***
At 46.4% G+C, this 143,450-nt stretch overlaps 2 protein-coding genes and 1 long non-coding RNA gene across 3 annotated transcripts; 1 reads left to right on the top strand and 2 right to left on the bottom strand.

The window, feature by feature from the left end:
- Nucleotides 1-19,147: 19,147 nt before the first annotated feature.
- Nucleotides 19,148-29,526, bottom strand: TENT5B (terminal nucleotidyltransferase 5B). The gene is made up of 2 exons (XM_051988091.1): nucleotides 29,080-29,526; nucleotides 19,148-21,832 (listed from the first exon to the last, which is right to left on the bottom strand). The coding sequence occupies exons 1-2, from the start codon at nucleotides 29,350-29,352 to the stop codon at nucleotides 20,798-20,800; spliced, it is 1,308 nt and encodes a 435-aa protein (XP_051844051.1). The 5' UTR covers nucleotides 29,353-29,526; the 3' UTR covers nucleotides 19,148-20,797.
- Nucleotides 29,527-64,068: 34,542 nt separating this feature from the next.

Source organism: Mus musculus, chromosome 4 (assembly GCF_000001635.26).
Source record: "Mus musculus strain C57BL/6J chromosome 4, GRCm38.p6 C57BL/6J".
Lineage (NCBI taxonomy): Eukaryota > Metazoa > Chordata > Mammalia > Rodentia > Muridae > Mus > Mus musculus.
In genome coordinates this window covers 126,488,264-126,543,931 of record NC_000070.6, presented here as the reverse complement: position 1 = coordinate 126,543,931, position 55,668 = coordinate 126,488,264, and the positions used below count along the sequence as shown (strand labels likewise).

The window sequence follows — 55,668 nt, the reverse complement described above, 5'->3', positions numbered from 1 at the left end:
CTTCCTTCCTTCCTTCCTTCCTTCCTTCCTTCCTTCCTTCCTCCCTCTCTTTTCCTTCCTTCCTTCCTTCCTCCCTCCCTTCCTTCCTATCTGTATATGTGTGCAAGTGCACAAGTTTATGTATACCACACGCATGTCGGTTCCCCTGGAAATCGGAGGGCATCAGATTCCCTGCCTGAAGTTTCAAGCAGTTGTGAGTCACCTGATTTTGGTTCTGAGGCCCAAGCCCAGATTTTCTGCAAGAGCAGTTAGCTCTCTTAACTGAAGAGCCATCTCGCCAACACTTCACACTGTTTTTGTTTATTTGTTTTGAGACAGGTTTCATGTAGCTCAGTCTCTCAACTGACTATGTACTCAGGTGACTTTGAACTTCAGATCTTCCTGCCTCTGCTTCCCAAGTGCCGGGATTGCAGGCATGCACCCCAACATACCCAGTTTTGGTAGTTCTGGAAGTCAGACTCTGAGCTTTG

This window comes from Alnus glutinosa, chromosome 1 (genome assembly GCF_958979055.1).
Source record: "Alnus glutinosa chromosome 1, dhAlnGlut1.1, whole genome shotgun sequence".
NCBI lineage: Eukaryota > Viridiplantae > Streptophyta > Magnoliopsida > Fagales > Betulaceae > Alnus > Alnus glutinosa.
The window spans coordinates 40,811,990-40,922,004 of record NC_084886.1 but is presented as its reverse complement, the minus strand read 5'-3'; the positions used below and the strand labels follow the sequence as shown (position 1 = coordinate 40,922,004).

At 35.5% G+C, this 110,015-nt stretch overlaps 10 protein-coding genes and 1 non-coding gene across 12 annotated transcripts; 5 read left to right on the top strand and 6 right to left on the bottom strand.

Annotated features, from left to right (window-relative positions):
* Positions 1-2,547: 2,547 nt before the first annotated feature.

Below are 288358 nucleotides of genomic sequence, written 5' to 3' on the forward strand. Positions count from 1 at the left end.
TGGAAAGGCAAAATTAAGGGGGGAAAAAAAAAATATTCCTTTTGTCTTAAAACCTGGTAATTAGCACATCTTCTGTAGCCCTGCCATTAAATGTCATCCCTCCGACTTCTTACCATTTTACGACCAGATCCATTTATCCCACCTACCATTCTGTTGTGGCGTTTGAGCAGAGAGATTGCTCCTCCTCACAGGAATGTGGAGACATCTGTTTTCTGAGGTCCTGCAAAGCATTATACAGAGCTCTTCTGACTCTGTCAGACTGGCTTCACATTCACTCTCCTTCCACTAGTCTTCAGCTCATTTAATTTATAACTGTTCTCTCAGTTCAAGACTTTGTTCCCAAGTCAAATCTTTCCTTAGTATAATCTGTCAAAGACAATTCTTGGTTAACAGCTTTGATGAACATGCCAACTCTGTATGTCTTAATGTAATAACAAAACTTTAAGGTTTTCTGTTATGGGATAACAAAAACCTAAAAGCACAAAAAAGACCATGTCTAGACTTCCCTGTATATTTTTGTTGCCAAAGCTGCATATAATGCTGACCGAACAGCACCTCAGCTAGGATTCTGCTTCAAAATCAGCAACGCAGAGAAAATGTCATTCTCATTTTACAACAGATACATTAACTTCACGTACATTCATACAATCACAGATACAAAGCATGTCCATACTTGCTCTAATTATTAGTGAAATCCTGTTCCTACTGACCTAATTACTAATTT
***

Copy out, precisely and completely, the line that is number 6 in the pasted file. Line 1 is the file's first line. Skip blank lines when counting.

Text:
Source organism: Mus musculus, chromosome 4 (assembly GCF_000001635.26).